Mery Calderon is the founder and President of Kuoda Travel, a tour operator that pioneered private luxury travel in Peru. Born and educated in Cusco, she is an expert in the Andean region and has shown countless guests the majesty of Machu Picchu and the warmth of Peruvian culture.
After growing up in her mother’s souvenir shop and earning her degree in tourism, Mery went on to supervise operations for the leading luxury properties and tour operators in Peru. An epiphany struck after watching her high-end guests being herded onto a group tour bus: travellers electing to stay in the best hotel in Cusco should have access to private guides, private transportation and a much more personalized experience. Thus, Kuoda Travel was born. Ever since, Mery has dedicated herself to the growth of her company via providing flawless operations and impeccable friendly customer service.
What is it that you do exactly?
If we have guests in Cusco, my priority is visiting them. I make it a point to know every guest by name. Sometimes I meet guests at the airport or check in with them at their hotel. I like to personally know how they feel about Peru, South America and their travel experience overall. And, I love to promote my country. Whether a guest is traveling with us or someone else, as long as they enjoy Peru, I am happy.
When I return to the office, I answer emails and then check in with our Travel Designers, who create the client itineraries. I answer questions and make suggestions. I have daily meetings with our Operations Supervisor and we discuss all guests currently in the country. Perhaps we’ve just learned that a particular traveler loves music – we’ll then work together to find ways to include a concert or private music lesson in his itinerary.
I also keep in touch with our suppliers (guides, hotels, restaurants, etc.) on a daily basis. My goal is to learn something new about what I can offer my guests each day.
What do you enjoy most about what you do?
As a young woman, career aptitude tests showed that I should be an engineer, but I loved meeting people from other places and so I went into tourism. It’s the same today – I love meeting people from all around the world. I also love seeing how life-changing trips can be or how special. For example, sometimes a trip is the only time a family can really spend together. We had a family travel with us last year. Now their 15 year old son is coming back to spend two weeks volunteering with us and learning Spanish. One guest, after traveling with us, asked us to find local organizations and projects to support, and I was so proud that we had inspired him and that he put this trust in us. I love when people come as visitors and leave as friends. Many guests keep in touch and have even hosted me in their home countries.
What would you say are the 3 best places you’ve ever stayed?
I love hotels with history and personality. For example, one of the best places I’ve ever stayed was the Inkaterra Reserva Amazonica in Peru’s Amazon rainforest. Inkaterra is the pioneer in Peruvian eco-tourism and they combine incredible knowledge and attention to detail with comfort and luxury. I learned so much about sustainable tourism while I stayed there, and falling asleep to the sounds of the jungle is incredible.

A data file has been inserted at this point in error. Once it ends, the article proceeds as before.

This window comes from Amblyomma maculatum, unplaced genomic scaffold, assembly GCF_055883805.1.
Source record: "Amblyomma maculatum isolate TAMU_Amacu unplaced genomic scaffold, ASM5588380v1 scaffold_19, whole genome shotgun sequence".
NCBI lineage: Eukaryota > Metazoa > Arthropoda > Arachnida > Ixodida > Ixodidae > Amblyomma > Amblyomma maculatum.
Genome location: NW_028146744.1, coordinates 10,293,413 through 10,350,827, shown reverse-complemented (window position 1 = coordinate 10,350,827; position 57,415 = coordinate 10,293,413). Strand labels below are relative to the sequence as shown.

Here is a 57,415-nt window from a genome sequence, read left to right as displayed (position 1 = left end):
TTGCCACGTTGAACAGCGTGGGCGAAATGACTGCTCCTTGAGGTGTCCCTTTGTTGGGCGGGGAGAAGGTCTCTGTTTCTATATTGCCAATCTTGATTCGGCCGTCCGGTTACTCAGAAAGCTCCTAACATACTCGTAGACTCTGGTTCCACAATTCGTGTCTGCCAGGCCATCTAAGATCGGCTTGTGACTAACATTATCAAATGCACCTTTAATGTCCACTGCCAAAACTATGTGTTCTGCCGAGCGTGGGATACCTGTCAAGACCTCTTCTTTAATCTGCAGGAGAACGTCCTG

Another wonderful place is the Mansion Del Angel in Quito, Ecuador. It simply feels like romance – the hotel for honeymooners. This is a boutique situated in a colonial mansion. There are just six rooms so you feel like you are a guest in someone’s beautiful home. It is so friendly and peaceful – just perfect.
Finally, I would say the Quinua Villa Boutique in Cusco, Peru. It’s not as luxurious as the Inkaterra La Casona, but the owner – an Italian historian – has given each of the five boutique apartments a personality, so the experience of staying there feels very personal.
What’s been your most memorable dining experience to date?
I would have to say a late afternoon lunch in the MAP café in Cusco. This is the café of the Museo de Arte Pre Colombino, which is basically a modern glass box snuggled in a corner of the beautiful colonial courtyard of the museum. The food is impeccable – delicious Peruvian classics, like ceviche or creamy Aji de Gallina (juicy chicken breast in a creamy spicy sauce), served with modern precision. It is essential to relax, let the fabulous wait staff take care of you and enjoy one of Peru’s best pisco sours! What I love is that despite the modern ambiance and the world-class food, MAP never loses the feeling of being an intimate, friendly café. Plus, you can visit the museum before or after your meal, which is truly one of Cusco’s best.
Have you rubbed shoulders with the rich and famous, either through your work or your travels?
Our guests are highly accomplished individuals. We’ve had everyone from well-known writers, to perfume designers to presidents of large corporations to retired school teachers. That said, I must adhere to our policy of privacy and discretion when it comes to our clients.
I will say that I was visiting Cusco’s Monasterio Hotel one afternoon when I was told Richard Gere was in town. That was quite thrilling!
What currently ranks highest on your travel wish list?
I very much want to visit Patagonia right now. It sounds so pristine, intriguing and magical. And while I’m passing through Argentina, I would love to learn to dance tango.
Thank you for taking part in our interview, Mery. We don’t usually get to cover South America as much as we’d like on A Luxury Travel Blog, so it’s been wonderful to enjoy some of your insights.